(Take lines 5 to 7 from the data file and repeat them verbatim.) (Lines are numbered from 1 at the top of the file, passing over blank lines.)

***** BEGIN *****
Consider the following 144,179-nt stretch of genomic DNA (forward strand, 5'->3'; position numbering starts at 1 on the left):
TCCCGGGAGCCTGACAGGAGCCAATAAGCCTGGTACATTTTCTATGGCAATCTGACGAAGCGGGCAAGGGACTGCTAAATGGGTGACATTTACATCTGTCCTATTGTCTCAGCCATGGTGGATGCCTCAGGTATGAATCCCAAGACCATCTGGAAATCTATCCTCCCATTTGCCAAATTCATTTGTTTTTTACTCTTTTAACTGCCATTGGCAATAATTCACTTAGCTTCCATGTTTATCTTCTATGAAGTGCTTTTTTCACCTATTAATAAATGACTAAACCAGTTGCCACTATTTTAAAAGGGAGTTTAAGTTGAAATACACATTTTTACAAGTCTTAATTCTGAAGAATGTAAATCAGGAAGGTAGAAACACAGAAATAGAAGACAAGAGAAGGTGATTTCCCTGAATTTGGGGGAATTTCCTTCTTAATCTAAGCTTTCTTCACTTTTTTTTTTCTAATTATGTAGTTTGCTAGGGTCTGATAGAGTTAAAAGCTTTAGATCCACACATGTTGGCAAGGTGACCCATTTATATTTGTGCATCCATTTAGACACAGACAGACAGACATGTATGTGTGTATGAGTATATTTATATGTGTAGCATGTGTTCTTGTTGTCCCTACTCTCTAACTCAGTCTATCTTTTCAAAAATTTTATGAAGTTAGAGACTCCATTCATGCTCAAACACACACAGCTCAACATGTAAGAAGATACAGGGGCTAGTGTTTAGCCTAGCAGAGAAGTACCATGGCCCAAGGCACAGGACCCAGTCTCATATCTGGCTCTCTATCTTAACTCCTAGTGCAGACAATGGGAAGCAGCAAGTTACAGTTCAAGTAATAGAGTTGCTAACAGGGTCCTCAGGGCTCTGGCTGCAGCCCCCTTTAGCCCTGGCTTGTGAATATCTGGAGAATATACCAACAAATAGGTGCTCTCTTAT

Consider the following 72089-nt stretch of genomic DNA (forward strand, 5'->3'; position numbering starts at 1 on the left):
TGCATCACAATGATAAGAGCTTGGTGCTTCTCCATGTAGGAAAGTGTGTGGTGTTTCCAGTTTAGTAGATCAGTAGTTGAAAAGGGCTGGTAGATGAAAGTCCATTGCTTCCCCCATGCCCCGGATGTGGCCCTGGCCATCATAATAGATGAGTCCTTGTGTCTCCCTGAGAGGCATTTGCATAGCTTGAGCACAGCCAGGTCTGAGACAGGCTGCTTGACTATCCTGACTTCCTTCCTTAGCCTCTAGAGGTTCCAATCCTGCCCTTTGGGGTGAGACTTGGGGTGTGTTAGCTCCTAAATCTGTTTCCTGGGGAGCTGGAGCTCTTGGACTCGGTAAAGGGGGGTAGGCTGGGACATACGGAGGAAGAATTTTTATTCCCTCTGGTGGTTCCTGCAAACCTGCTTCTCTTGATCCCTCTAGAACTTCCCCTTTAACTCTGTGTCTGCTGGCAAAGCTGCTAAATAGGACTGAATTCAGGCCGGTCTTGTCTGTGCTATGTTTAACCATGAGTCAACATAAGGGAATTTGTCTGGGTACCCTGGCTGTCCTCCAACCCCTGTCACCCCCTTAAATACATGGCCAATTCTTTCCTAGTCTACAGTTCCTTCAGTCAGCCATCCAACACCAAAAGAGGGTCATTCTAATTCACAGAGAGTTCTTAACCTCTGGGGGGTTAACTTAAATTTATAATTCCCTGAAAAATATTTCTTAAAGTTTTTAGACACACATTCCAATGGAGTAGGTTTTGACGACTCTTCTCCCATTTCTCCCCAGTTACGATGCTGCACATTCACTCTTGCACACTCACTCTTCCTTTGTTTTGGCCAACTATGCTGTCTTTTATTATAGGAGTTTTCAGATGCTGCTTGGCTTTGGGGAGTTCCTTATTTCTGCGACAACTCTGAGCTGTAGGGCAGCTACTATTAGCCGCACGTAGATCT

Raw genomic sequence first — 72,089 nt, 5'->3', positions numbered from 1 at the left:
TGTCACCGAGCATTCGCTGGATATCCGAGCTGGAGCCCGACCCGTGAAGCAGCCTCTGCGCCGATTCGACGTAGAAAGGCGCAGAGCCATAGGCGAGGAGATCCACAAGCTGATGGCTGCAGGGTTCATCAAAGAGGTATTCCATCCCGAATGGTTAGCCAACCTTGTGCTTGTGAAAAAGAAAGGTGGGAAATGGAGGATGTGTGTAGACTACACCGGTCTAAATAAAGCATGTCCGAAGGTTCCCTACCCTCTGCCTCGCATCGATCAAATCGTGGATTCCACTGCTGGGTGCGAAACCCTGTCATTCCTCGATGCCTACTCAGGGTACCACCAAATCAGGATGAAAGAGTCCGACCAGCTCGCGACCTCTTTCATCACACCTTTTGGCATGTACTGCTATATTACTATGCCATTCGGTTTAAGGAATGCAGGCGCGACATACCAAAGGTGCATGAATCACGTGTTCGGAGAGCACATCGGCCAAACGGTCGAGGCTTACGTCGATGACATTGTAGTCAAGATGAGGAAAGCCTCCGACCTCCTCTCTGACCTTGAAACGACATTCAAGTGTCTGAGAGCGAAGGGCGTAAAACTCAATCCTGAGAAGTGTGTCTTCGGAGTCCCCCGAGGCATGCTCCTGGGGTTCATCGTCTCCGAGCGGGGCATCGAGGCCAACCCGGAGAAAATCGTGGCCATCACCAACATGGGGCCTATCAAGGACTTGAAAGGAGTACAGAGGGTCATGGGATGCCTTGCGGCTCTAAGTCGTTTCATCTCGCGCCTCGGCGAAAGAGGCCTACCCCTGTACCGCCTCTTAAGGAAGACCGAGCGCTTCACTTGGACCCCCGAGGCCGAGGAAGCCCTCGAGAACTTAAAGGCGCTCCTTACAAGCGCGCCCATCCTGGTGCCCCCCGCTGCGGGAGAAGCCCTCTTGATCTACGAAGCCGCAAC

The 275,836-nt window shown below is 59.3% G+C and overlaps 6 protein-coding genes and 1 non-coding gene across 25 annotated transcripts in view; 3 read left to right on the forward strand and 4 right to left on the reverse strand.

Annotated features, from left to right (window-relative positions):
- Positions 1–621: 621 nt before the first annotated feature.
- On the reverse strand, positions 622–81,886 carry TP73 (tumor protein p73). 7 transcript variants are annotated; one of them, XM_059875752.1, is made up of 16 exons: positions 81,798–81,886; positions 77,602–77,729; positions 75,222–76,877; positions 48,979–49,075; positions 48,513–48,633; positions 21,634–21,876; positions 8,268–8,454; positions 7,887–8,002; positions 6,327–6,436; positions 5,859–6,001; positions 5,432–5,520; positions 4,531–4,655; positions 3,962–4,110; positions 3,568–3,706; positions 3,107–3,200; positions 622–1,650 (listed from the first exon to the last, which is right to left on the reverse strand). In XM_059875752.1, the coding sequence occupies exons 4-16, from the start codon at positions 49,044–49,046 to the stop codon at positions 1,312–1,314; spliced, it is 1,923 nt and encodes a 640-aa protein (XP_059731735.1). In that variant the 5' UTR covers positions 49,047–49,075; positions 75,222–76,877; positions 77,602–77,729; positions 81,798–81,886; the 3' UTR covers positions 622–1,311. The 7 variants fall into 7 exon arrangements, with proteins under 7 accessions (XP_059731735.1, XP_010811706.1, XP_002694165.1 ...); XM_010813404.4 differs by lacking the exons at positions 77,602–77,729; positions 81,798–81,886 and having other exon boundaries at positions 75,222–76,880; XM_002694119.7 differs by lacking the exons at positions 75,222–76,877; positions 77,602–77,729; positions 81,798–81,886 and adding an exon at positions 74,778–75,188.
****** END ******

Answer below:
Raw genomic sequence first — 72,089 nt, 5'->3', positions numbered from 1 at the left:
TGTCACCGAGCATTCGCTGGATATCCGAGCTGGAGCCCGACCCGTGAAGCAGCCTCTGCGCCGATTCGACGTAGAAAGGCGCAGAGCCATAGGCGAGGAGATCCACAAGCTGATGGCTGCAGGGTTCATCAAAGAGGTATTCCATCCCGAATGGTTAGCCAACCTTGTGCTTGTGAAAAAGAAAGGTGGGAAATGGAGGATGTGTGTAGACTACACCGGTCTAAATAAAGCATGTCCGAAGGTTCCCTACCCTCTGCCTCGCATCGATCAAATCGTGGATTCCACTGCTGGGTGCGAAACCCTGTCATTCCTCGATGCCTACTCAGGGTACCACCAAATCAGGATGAAAGAGTCCGACCAGCTCGCGACCTCTTTCATCACACCTTTTGGCATGTACTGCTATATTACTATGCCATTCGGTTTAAGGAATGCAGGCGCGACATACCAAAGGTGCATGAATCACGTGTTCGGAGAGCACATCGGCCAAACGGTCGAGGCTTACGTCGATGACATTGTAGTCAAGATGAGGAAAGCCTCCGACCTCCTCTCTGACCTTGAAACGACATTCAAGTGTCTGAGAGCGAAGGGCGTAAAACTCAATCCTGAGAAGTGTGTCTTCGGAGTCCCCCGAGGCATGCTCCTGGGGTTCATCGTCTCCGAGCGGGGCATCGAGGCCAACCCGGAGAAAATCGTGGCCATCACCAACATGGGGCCTATCAAGGACTTGAAAGGAGTACAGAGGGTCATGGGATGCCTTGCGGCTCTAAGTCGTTTCATCTCGCGCCTCGGCGAAAGAGGCCTACCCCTGTACCGCCTCTTAAGGAAGACCGAGCGCTTCACTTGGACCCCCGAGGCCGAGGAAGCCCTCGAGAACTTAAAGGCGCTCCTTACAAGCGCGCCCATCCTGGTGCCCCCCGCTGCGGGAGAAGCCCTCTTGATCTACGAAGCCGCAAC

The 275,836-nt window shown below is 59.3% G+C and overlaps 6 protein-coding genes and 1 non-coding gene across 25 annotated transcripts in view; 3 read left to right on the forward strand and 4 right to left on the reverse strand.